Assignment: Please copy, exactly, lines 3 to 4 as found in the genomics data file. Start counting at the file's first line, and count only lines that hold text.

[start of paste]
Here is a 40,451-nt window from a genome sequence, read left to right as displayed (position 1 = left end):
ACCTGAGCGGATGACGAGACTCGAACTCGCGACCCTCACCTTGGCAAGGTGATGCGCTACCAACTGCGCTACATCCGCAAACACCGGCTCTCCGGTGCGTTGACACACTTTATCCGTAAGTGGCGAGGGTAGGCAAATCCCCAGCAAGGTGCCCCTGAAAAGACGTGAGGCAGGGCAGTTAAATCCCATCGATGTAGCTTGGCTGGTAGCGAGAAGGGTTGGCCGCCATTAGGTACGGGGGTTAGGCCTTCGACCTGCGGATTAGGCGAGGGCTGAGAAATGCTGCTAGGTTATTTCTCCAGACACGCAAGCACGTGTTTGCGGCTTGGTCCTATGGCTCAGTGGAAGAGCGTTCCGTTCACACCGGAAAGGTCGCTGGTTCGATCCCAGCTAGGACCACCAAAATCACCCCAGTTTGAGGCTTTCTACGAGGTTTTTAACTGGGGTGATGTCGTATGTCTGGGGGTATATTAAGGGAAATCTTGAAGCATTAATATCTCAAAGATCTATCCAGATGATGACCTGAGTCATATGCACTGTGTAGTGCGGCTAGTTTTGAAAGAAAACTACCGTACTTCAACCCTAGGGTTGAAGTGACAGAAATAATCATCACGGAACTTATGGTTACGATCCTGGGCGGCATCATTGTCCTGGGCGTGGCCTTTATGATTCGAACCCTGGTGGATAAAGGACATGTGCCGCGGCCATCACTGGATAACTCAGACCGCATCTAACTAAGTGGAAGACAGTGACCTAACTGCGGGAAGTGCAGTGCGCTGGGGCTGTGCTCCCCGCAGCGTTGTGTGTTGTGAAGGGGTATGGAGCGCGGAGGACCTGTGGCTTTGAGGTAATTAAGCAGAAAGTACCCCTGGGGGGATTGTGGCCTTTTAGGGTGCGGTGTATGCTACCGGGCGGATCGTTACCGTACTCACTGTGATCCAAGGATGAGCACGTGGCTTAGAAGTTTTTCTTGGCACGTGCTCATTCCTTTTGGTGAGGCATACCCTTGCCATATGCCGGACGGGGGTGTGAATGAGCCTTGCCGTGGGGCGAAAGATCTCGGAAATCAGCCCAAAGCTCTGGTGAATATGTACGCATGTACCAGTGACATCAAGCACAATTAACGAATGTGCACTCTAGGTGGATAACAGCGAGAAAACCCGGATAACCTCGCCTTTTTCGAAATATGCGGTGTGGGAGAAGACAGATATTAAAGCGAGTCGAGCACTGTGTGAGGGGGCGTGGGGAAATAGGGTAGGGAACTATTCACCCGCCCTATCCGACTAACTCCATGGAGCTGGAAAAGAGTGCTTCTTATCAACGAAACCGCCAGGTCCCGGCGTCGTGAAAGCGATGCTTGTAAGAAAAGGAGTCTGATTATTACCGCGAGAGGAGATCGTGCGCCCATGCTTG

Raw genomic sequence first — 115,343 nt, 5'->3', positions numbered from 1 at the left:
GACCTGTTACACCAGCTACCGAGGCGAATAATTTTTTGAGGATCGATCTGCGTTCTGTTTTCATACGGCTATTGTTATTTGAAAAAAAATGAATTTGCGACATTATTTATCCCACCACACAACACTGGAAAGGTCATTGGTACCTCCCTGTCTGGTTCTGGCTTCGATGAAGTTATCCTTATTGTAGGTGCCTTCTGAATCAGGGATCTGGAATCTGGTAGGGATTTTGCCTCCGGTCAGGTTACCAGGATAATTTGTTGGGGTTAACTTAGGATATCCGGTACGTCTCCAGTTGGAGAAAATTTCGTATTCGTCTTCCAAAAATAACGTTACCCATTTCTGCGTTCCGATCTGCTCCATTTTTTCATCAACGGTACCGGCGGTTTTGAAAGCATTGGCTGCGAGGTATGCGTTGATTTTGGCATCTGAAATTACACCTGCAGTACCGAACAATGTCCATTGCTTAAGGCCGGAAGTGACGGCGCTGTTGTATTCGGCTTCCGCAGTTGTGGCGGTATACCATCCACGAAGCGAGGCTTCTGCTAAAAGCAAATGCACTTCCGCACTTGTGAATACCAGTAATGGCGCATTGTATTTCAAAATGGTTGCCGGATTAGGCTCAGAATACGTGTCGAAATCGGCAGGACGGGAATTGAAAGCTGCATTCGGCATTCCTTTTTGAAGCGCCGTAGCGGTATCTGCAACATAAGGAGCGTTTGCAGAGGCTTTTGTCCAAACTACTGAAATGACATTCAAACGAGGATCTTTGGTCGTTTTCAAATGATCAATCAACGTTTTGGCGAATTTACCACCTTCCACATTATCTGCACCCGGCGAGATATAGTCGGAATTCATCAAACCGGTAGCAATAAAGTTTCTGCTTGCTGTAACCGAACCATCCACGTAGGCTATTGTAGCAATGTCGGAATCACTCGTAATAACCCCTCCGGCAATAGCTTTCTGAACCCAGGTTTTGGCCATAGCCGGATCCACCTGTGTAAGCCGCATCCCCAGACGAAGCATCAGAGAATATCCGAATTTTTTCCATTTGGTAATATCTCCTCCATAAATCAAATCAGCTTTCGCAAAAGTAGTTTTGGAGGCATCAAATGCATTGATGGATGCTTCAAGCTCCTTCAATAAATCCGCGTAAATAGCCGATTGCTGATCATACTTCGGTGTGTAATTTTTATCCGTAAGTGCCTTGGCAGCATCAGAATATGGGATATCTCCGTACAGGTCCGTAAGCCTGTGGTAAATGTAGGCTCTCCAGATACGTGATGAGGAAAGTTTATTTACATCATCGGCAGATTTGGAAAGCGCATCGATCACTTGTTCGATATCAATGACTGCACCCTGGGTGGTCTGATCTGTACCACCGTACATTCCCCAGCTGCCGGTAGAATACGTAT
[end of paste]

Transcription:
Raw genomic sequence first — 115,343 nt, 5'->3', positions numbered from 1 at the left:
GACCTGTTACACCAGCTACCGAGGCGAATAATTTTTTGAGGATCGATCTGCGTTCTGTTTTCATACGGCTATTGTTATTTGAAAAAAAATGAATTTGCGACATTATTTATCCCACCACACAACACTGGAAAGGTCATTGGTACCTCCCTGTCTGGTTCTGGCTTCGATGAAGTTATCCTTATTGTAGGTGCCTTCTGAATCAGGGATCTGGAATCTGGTAGGGATTTTGCCTCCGGTCAGGTTACCAGGATAATTTGTTGGGGTTAACTTAGGATATCCGGTACGTCTCCAGTTGGAGAAAATTTCGTATTCGTCTTCCAAAAATAACGTTACCCATTTCTGCGTTCCGATCTGCTCCATTTTTTCATCAACGGTACCGGCGGTTTTGAAAGCATTGGCTGCGAGGTATGCGTTGATTTTGGCATCTGAAATTACACCTGCAGTACCGAACAATGTCCATTGCTTAAGGCCGGAAGTGACGGCGCTGTTGTATTCGGCTTCCGCAGTTGTGGCGGTATACCATCCACGAAGCGAGGCTTCTGCTAAAAGCAAATGCACTTCCGCACTTGTGAATACCAGTAATGGCGCATTGTATTTCAAAATGGTTGCCGGATTAGGCTCAGAATACGTGTCGAAATCGGCAGGACGGGAATTGAAAGCTGCATTCGGCATTCCTTTTTGAAGCGCCGTAGCGGTATCTGCAACATAAGGAGCGTTTGCAGAGGCTTTTGTCCAAACTACTGAAATGACATTCAAACGAGGATCTTTGGTCGTTTTCAAATGATCAATCAACGTTTTGGCGAATTTACCACCTTCCACATTATCTGCACCCGGCGAGATATAGTCGGAATTCATCAAACCGGTAGCAATAAAGTTTCTGCTTGCTGTAACCGAACCATCCACGTAGGCTATTGTAGCAATGTCGGAATCACTCGTAATAACCCCTCCGGCAATAGCTTTCTGAACCCAGGTTTTGGCCATAGCCGGATCCACCTGTGTAAGCCGCATCCCCAGACGAAGCATCAGAGAATATCCGAATTTTTTCCATTTGGTAATATCTCCTCCATAAATCAAATCAGCTTTCGCAAAAGTAGTTTTGGAGGCATCAAATGCATTGATGGATGCTTCAAGCTCCTTCAATAAATCCGCGTAAATAGCCGATTGCTGATCATACTTCGGTGTGTAATTTTTATCCGTAAGTGCCTTGGCAGCATCAGAATATGGGATATCTCCGTACAGGTCCGTAAGCCTGTGGTAAATGTAGGCTCTCCAGATACGTGATGAGGAAAGTTTATTTACATCATCGGCAGATTTGGAAAGCGCATCGATCACTTGTTCGATATCAATGACTGCACCCTGGGTGGTCTGATCTGTACCACCGTACATTCCCCAGCTGCCGGTAGAATACGTAT